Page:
The Relationships between Exposure to Community Violence and the Development of Psychopathology in Treatment-Seeking Adolescents in a Trauma Clinic in the Western Cape
Ngidi, Wendy Thabisile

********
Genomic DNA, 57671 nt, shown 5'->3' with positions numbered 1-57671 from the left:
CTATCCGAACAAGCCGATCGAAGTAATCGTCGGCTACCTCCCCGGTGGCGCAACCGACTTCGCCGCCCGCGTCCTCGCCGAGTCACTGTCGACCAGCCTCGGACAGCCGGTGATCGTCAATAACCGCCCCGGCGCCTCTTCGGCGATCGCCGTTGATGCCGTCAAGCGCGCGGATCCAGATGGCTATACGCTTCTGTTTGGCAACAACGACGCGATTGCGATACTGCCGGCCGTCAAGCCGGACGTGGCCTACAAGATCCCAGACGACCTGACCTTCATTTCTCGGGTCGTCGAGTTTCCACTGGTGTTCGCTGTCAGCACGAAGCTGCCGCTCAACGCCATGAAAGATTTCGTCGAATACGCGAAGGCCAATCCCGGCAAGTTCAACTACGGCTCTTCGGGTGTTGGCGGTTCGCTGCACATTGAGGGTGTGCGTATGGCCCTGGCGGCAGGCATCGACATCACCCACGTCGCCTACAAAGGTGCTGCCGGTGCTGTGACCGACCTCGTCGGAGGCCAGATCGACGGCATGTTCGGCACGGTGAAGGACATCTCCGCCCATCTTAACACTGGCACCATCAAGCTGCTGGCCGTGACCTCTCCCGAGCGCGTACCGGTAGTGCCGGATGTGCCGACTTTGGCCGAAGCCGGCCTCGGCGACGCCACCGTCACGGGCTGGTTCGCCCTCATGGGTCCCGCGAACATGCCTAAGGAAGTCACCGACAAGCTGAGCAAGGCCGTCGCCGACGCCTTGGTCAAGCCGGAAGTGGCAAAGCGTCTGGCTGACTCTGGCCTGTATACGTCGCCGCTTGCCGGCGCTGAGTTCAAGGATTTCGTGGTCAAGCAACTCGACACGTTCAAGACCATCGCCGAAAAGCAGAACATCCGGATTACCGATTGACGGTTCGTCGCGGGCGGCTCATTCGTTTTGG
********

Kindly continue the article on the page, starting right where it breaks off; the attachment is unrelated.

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The main aim of the current study is to examine the relationship between community violence exposure and the development of psychopathology and examine the relationship between community violence exposure and other types of trauma, that is, childhood trauma and stressful life events. It was hypothesised that exposure to community violence will have a high correlation with development of psychological disorders such as mood and anxiety and psychotic disorders. The main study employed a quantitative research design in order to determine the relationship between PTSD in children and adolescents. The current study used secondary data to measure the correlation between exposure to community violence and the development of psychopathology. The data for this study was collected from 132 consecutive referrals between the ages of 13 to 19 (mean age = 15.4, SD = 1.6) from a youth stress clinic at a university in the Western Cape. Findings indicated that community violence prevalence was higher than previous South African studies but lower compared to American studies. There was generally a high prevalence of PTSD and major depressive disorder (MDD) in this sample compared to previous South African studies. An unexpected outcome was that even though there was a high prevalence of PTSD, there was no relationship between community violence exposure and PTSD in this sample, rather, community violence exposure was related to MDD. Furthermore, MDD and not PTSD was related to experiences of childhood trauma. Stressful life events were related to acute stress disorder (ASD).